The Braves are interested in moving their Class-A team from Lynchburg, Va., to Wilmington, N.C., and Wilmington officials are going to see if they can make it happen.
Wilmington’s City Council voted unanimously Tuesday night to begin negotiations with the Braves and Mandalay Baseball Properties, and to explore the level of public support, potential cost and funding for a ballpark necessary to bring the team to the coastal city.
Braves general manager Frank Wren and former manager Bobby Cox attended Tuesday’s meeting in Wilmington. The Wilmington Star-News reported there was a packed house in the council chambers, including many fans in Braves attire.
Cox also traveled to Wilmington in November to discuss the possibility of bringing a Braves affiliate to the city.
The city council agreed Tuesday to enter a six-month negotiation period with the Braves and Mandalay through July 31, with an option to extend if necessary. To entice the city to build a ballpark – estimated cost, at least $35 million — the Braves and Mandalay have offered a 20-year lease guarantee. The Braves and Mandalay would co-own the team.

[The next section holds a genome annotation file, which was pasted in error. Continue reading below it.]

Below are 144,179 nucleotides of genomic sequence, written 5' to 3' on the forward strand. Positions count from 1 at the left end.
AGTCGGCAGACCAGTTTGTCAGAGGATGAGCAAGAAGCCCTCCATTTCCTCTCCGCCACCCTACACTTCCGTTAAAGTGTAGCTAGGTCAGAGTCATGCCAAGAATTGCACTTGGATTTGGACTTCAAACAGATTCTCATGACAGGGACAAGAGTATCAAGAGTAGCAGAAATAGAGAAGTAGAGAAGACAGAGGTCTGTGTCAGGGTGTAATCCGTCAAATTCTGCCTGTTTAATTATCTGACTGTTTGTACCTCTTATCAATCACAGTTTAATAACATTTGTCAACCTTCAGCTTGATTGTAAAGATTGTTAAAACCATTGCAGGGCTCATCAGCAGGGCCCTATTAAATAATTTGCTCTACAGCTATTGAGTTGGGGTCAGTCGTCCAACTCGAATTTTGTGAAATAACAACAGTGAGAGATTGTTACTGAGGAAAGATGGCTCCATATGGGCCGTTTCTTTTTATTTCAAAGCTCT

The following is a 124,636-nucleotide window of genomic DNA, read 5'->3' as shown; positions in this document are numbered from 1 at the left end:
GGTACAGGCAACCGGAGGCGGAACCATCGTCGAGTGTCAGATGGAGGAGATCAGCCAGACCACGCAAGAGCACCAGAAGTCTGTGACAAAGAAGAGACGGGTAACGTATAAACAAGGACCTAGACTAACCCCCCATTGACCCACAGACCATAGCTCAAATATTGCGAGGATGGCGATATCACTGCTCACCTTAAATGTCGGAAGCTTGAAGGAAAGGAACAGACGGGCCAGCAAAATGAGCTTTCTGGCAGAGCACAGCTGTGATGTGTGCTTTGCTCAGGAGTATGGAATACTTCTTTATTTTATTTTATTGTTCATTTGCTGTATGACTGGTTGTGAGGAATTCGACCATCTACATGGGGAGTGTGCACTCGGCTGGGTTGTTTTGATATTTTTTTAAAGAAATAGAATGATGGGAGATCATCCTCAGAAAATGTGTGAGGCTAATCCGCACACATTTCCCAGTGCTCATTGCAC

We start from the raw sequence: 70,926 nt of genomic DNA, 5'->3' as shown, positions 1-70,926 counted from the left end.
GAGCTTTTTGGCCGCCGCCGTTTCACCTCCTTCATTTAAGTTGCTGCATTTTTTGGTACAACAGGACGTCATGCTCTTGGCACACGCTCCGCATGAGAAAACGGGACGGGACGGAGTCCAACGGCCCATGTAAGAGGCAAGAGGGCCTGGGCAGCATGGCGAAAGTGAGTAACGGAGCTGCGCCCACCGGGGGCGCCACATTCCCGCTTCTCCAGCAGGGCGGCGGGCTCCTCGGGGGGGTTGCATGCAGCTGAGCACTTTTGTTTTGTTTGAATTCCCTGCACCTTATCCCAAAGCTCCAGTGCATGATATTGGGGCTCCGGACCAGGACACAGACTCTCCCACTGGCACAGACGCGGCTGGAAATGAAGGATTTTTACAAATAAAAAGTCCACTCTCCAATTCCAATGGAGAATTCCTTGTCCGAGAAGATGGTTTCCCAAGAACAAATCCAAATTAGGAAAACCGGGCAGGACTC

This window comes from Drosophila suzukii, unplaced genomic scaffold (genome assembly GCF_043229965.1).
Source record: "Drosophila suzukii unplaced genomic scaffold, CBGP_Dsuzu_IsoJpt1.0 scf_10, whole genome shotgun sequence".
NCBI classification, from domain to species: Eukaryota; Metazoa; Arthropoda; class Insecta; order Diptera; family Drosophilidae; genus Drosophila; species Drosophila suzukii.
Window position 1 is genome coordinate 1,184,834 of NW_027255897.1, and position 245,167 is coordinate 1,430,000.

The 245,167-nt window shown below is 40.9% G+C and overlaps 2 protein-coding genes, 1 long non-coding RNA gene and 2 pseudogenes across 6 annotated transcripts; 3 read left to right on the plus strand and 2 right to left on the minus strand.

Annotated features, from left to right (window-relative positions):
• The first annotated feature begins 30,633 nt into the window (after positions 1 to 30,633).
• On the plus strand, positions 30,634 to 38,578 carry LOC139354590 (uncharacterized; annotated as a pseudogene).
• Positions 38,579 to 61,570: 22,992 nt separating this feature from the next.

The Braves’ Lynchburg affiliate is an independently owned team in the advanced Class-A Carolina League. The Braves switched from Myrtle Beach, S.C. to Lynchburg after the 2010 season, when Myrtle Beach Pelicans president Chuck Greenberg’s group purchased the Texas Rangers and switched the Pelicans to the Rangers organization.
The Braves signed a four-year deal with Lynchburg that runs through the 2014 season, so there is presumably some urgency for Wilmington to try to get a plan in place for a new ballpark in time for the 2015 season.
Mandalay owns or at least consults with six minor league teams in various organizations.
The Braves own all of their own affiliates other than Lynchburg, and have recently built ballparks in place at all of their other full-season affiliates at low Class-A Rome, Double-A Mississippi and Triple-A Gwinnett.
While there were plenty of hopeful Braves fans at Tuesday’s council meeting, the Wilmington Star-News also reported there were some sign-carrying protestors, expressing opposition to public funding for a ballpark.
The paper quoted one councilwoman who voted for the six-month exploratory negotiation period but said that it would be wrong for taxpayers to pay increased rates to fund a new ballpark.